London, 14th July, 2015: Londoners have unique opportunity to create history, and make London the greatest city on the planet 

London National Park City logo

New research shows nine out of ten Londoners want the Capital reimagined as a National Park, and for the London Mayor and local councils to back it.

New proposal launched today urges Londoners to sign up for a better and longer life .

A fast growing movement of Londoners has today published a proposal which aims to make the quality of life in London the best in the World. 


The ambitious vision sets out how the transformation of becoming a National Park City will improve housing, green spaces and education.

The movement has already received significant support from all the major political parties, four London Councils, more than 100 organisations, and the London Assembly recently passed a motion of unanimous support. 

There is no precedent for making a National Park City – London would be the first.  For this vision to become reality, the campaign is asking for the support of as many people as possible living across all of London’s Boroughs, by signing a declaration on the website that features the proposal: www.NationalParkCity.London.

The proposal has also been published in an eye-catching, free newspaper format containing previously unseen aerial photographs of London, a new map of walking trails, and new research revealing why and how much Londoners care about their city. It will spark discussion and ideas in classrooms, homes and offices across the Capital.

At the launch event tonight (14th July) at Conway Hall, in Holborn, the organisers will deliver a rallying cry for people from each and every council ward to back plans to make London a greener, healthier and more enjoyable place to live and visit. They will do this by inspiring individuals, community groups and businesses to make life in London better, such as improving the quality of the Capital’s green spaces, and ensuring that 100% of children are connected to nature. There will be a number of high profile individuals in attendance including designer Wayne Hemingway.

Daniel Raven-Ellison, one of the founders of The Greater London National Park City Initiative, commented, ‘We want to create a London where people and nature are better connected, the air is safe to breath, green homes are affordable and everyone leads healthier and more prosperous lives. With increasing numbers of people in the city and more homes needing to be built, our public, green, and open spaces will only become more valuable and valued.’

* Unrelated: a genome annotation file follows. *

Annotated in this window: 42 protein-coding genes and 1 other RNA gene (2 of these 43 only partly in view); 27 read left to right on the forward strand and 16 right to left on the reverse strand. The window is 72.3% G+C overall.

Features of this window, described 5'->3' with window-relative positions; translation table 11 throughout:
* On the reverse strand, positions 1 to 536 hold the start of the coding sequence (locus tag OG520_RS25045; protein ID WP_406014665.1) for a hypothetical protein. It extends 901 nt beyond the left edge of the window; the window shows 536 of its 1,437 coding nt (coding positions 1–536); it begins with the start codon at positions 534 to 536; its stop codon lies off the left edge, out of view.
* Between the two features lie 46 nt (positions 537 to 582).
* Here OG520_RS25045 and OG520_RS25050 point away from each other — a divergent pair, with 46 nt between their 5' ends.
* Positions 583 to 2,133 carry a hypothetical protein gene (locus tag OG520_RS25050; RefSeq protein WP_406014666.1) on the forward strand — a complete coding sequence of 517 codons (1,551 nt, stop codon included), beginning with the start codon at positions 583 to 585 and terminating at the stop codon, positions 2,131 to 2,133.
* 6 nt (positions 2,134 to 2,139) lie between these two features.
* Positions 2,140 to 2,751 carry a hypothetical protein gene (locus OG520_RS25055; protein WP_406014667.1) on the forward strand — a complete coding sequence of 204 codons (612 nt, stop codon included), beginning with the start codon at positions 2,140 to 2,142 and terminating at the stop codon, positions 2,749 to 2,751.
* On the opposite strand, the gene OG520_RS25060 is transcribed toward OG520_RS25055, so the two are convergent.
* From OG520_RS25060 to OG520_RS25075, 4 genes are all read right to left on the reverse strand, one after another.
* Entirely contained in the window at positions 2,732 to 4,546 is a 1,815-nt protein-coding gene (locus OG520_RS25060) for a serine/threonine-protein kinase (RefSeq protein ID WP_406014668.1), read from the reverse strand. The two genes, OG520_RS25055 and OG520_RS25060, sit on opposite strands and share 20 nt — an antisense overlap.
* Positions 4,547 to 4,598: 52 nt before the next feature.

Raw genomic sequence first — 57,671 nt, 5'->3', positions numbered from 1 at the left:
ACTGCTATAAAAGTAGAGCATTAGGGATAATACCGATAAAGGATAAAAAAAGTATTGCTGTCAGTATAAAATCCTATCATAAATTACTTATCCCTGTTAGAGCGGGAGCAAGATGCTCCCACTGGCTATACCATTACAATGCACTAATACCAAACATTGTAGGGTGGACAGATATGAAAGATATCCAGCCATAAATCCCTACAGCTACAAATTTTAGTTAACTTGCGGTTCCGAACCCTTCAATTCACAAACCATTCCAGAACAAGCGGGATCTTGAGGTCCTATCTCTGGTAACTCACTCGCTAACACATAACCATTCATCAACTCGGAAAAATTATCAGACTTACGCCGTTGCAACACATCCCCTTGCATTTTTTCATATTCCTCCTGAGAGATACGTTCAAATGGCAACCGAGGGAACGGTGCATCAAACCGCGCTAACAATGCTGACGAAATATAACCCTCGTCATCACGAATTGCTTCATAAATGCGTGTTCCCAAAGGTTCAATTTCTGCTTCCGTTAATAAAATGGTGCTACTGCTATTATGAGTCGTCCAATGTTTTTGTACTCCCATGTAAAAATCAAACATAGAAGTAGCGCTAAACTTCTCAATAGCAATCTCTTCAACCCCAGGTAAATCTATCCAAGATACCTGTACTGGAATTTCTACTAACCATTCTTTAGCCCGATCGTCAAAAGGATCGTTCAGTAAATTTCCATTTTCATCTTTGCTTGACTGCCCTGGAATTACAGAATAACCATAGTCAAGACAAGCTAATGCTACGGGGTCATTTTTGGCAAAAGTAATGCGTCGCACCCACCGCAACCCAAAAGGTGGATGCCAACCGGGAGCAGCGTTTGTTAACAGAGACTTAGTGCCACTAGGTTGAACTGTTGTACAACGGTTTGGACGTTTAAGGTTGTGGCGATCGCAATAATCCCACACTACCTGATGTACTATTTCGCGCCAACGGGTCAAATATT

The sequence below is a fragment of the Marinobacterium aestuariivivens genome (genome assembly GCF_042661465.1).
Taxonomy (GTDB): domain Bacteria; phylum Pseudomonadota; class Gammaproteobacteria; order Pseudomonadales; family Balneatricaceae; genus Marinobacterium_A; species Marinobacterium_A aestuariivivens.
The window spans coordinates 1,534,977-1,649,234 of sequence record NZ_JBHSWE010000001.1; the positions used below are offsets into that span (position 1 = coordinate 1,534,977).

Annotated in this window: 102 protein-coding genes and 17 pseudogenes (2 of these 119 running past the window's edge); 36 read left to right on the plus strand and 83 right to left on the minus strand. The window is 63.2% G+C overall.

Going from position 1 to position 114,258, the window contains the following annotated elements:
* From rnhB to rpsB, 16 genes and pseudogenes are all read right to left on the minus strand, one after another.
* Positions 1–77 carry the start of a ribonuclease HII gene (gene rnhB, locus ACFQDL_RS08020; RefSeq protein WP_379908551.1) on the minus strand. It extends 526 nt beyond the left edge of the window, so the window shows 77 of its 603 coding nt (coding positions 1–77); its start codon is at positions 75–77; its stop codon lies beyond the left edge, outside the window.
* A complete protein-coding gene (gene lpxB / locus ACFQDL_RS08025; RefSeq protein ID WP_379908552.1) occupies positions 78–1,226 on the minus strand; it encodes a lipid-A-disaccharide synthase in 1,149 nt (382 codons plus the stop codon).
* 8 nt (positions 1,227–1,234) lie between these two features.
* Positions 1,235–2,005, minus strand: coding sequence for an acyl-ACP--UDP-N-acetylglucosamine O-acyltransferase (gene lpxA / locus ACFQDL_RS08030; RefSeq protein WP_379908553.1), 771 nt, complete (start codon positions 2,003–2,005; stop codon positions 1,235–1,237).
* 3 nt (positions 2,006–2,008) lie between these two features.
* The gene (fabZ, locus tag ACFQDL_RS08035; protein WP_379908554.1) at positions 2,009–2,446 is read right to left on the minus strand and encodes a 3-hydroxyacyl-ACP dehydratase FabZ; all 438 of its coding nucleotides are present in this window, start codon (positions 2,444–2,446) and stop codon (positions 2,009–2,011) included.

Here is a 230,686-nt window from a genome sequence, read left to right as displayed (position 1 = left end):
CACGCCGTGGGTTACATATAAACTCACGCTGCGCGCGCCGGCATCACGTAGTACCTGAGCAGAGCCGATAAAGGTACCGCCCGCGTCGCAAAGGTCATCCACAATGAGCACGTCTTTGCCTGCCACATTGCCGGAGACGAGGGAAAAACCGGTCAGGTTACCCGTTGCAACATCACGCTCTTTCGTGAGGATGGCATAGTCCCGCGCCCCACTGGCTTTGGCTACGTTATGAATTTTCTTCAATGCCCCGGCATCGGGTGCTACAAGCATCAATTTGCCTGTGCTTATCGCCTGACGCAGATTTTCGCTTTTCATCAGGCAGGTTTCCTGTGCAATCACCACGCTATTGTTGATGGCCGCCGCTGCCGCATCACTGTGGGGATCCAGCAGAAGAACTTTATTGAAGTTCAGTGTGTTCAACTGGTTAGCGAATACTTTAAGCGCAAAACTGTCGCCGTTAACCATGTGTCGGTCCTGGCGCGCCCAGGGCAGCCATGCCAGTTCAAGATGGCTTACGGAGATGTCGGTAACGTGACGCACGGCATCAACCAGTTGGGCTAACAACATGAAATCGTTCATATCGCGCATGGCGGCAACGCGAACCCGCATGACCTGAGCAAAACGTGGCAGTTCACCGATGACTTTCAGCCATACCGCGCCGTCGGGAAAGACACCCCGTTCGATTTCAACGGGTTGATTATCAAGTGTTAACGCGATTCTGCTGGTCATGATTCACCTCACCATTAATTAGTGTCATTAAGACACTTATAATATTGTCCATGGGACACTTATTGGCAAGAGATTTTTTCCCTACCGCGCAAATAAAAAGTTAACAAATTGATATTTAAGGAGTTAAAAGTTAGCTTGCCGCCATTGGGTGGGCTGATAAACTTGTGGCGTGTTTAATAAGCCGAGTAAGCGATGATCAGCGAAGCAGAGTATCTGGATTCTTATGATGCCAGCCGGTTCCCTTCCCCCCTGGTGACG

He continued, ‘London is world famous for its history, culture and commerce. Let’s become a green Capital too – we have a long and proud tradition of caring for our natural heritage and green space in London. We have the people, the community groups and the expertise. Making London a National Park City will take our great city to a new level and Londoners have the power to make this happen – they just need to add their name to our website.’

The proposal, produced thanks to a crowd-funding campaign backed by 347 individuals, has been described by renowned London architect Sir Terry Farrell as ‘one vision to inspire a million projects’. A recent poll of over 1,000 Londoners showed an overwhelming amount of goodwill for this initiative: 85% believe it’s a good idea and 84% think the Mayor and London Council should support it. Londoners agree that making the city a National Park City would make it a better place to live and visit (85%), benefit children (85%), help to protect and promote parks (88%), and improve Londoners’ health (83%).

The main aims of the movement include: easy access to high-quality green space, connecting all children to nature, improving air and water quality, inspiring the creation of affordable green homes and promoting London as a Green World City.

Research conducted by the leading design, engineering and environmental company, Aecom, estimates London’s 8.3 million trees generate £195 million of air filtration services, with air pollution costing the UK economy £20 billion annually. An estimated £1.9 billion of climate regulation services are produced by London’s green spaces. Tottenham Cemetery’s vegetation alone is estimated to produce £140,500 of carbon capturing ability. The quality of the capital’s built and natural environment and role in improving children’s education, regulating micro climates and attracting the best businesses, is what makes it such an important issue to tackle.

The Greater London National Park City would share similar purposes to the UK’s current 15 National Parks but would not have any formal planning powers. Instead, its focus would be to help Londoners to learn how to benefit more from Londoners natural heritage and how, in return, London’s environment can benefit from them. The organisation that would be created to look after the National Park City would be funded through private giving and commercial services. The proposal does not ask for any public sector funding from either local or central government. 

To add your support and make London a National Park City please visit www.NationalParkCity.London and sign the declaration.


To download the full proposal, aerial photos of London and stunning photos of wildlife across London, please visit:

An independent and representative poll of 1,005 Londoners was organised by Professor Edward Truch of Lancaster University Management School and conducted by Opinium.

AECOM research calculated the value of different elements of London’s ecosystems by considering 12 individual green spaces in London and, where possible, the city-wide ecosystem service benefits.

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